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BOP 25 of Summer 2009: 25-16

April 29, 2009

This was either day #144 or #75 25) 500 Days of Summer

Fox Searchlight has a remarkable ability to take movies that should be tiny little indie flicks that develop a cult following and instead turn them into box office gold. They've accomplished this feat time and again, including movies like Slumdog Millionaire, Juno, Waitress, Little Miss Sunshine, Napoleon Dynamite, Sideways, 28 Days Later, Bend It Like Beckham and Super Troopers. They'll be hoping to keep that track record going as they release the romantic comedy (500) Days of Summer, which has already built significant buzz at the Sundance Film Festival.

Other than the fact that Fox Searchlight seems to have the golden touch when it comes to quality films, we're also thoroughly excited about the pairing of Joseph Gordon-Levitt and Zooey Deschanel. We've really appreciated Gordon-Levitt's work in movies like Brick, The Lookout and 10 Things I Hate About You, and though we're still struggling to get past Deshanel's "acting" in last year's The Happening, she's still one of our favorite actresses in the business. In (500) Days of Summer, Gordon-Levitt portrays a hopeless romantic who is head over heels for Deschanel's character, who just doesn't believe in love. The movie fractures time to tell us their story, showing the giddy highs and stormy lows.

We think the potential for good chemistry between the two leads will take (500) Days of Summer to a much higher level than your typical romantic comedy. We still love love, when it comes right down to it. (Kim Hollis/BOP)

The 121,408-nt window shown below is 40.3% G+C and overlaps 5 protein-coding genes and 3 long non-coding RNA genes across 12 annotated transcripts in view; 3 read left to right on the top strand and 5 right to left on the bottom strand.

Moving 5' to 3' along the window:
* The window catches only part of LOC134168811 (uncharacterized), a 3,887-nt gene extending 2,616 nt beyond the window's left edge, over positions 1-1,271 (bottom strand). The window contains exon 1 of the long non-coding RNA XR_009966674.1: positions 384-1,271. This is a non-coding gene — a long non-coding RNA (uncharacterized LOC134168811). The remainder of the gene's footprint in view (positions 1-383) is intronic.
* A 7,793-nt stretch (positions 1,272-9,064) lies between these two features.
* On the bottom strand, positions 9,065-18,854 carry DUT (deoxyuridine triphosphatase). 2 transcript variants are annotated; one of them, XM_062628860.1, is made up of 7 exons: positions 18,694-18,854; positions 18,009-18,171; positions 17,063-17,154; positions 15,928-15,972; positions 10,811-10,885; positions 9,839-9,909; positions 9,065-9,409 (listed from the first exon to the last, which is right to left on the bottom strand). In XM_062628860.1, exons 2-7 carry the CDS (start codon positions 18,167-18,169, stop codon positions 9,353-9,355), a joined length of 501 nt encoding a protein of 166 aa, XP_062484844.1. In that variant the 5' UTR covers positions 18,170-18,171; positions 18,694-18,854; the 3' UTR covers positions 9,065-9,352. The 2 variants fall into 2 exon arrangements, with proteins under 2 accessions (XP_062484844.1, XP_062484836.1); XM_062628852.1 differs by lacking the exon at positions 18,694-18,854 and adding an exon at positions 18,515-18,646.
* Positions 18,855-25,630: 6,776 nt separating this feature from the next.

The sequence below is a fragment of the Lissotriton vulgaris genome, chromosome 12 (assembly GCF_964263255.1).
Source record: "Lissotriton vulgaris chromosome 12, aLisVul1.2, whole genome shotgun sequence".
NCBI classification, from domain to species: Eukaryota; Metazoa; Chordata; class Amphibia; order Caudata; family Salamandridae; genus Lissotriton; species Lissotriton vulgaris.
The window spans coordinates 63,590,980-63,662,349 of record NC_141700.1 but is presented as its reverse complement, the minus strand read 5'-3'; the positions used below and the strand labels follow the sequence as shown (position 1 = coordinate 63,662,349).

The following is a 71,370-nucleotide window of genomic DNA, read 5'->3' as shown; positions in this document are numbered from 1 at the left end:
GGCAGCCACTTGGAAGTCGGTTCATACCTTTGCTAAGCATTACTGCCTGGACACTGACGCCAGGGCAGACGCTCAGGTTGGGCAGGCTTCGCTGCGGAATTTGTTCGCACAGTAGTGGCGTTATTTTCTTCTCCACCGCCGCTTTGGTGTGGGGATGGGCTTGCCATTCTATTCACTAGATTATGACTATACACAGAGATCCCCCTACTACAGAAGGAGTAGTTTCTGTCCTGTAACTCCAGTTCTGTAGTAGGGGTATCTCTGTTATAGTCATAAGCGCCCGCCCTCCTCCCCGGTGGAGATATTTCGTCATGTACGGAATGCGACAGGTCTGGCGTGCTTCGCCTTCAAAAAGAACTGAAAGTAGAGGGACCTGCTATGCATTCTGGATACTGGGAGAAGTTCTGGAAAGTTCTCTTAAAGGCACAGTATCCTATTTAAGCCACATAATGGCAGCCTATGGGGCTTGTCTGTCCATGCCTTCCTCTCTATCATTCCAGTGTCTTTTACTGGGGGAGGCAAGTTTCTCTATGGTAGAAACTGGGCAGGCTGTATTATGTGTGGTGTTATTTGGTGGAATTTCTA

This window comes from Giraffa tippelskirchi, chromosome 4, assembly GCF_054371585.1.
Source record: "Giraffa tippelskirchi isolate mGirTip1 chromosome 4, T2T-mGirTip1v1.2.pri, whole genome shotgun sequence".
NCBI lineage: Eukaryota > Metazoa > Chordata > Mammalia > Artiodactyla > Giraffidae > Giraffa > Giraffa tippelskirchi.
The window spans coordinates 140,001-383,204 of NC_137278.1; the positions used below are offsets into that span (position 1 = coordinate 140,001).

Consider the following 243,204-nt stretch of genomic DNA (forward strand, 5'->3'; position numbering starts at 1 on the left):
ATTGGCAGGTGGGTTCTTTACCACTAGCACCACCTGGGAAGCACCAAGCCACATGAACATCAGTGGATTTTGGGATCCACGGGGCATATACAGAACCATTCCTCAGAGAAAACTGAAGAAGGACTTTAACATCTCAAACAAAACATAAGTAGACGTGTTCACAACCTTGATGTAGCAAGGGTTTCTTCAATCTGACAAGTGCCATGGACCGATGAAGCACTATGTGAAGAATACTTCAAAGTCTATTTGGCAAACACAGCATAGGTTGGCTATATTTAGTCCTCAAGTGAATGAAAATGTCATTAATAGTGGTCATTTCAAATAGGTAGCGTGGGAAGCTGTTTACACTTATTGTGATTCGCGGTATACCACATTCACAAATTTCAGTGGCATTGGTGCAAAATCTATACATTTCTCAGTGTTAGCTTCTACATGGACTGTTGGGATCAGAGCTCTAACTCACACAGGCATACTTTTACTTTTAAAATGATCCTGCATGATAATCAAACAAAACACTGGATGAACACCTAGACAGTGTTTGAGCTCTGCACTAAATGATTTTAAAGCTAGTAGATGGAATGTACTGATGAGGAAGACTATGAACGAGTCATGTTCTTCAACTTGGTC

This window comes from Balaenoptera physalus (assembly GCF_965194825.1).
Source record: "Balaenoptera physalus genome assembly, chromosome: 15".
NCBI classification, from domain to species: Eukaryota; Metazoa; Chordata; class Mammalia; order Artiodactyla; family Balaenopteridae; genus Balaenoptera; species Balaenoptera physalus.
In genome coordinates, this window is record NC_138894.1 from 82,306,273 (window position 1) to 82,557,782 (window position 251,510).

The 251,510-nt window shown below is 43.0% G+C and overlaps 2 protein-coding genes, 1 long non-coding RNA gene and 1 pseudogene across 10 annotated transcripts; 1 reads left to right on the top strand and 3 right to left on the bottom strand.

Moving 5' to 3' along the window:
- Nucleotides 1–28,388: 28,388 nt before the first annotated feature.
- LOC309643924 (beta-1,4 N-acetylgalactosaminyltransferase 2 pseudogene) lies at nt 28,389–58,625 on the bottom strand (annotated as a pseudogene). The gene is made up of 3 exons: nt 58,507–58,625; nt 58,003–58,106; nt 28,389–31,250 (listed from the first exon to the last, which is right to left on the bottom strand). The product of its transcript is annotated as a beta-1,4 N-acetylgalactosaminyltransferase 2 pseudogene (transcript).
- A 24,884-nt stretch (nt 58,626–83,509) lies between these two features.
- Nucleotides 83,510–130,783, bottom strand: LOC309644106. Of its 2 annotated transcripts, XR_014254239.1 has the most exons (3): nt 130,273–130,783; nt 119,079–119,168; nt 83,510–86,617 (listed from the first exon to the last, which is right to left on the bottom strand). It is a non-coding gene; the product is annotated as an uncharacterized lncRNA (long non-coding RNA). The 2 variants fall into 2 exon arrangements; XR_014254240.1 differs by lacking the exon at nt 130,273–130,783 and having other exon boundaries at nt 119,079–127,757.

Act natural 24) Extract

Mike Judge's career trajectory is one of the strangest in the industry. He is somehow simultaneously among the most successful creators of the past 20 years as well as a cautionary tale of corporate mismanagement. His first show, Beavis and Butthead, defined an entire generation of MTV viewers (to be fair, MTV generations are Tweet-sized), but his constant clashes with management led to its premature undoing. His first movie, Office Space, is legitimately one of the funniest of our lifetime, but it was a critical bomb that the studio had no idea how to market. His second television series, King of Hill, has been named by no less than Time Magazine as one of the greatest shows of all time. It has been running on Fox for almost a dozen years now yet the corporation respects it so little that it has been canceled on at least four occasions with the latest one appearing to mean something. Judge's second movie, Idiocracy, was so poorly received by its distributor that the title was given only a cursory (and legally required) release in a few major cities before being dumped on DVD where it has almost instantly become a cult classic. Any project Judge chooses is likely to serve as a lightning rod for love and hate with the love usually coming from consumers and the hate coming from his corporate bosses.

BOP loves a provocateur, and we're even more excited to hear that Judge views Extract as a flip side of the coin to Office Space. That film saw the employees as the heroes and the bosses as the jerks. Extract reverses that premise when the owner of a company finding himself daydreaming about getting away from all of the leeches who take advantage of his success. The project had been gestating for a few years when Judge realized in watching Arrested Development that comic chameleon Jason Bateman would be perfect in the lead role. That would be enough for most of BOP's staff, but Forgetting Sarah Marshall's Mila Kunis, SNL cast member Kristen Wiig, Kevin Smith trainee Ben Affleck and Mr. Whammy David Koechner are all a part of this eclectic, potentially hysterical cast. And as Mike Judge himself points out, if this one fails, he won't have anyone else to blame for a change. He chose the studio, Miramax, and he has final cut on the film, a first. It will be a fascinating change of pace to see a Mike Judge production where he has been in control the entire time. (David Mumpower/BOP)
Just *desperate* for Project Runway for return 23) Bruno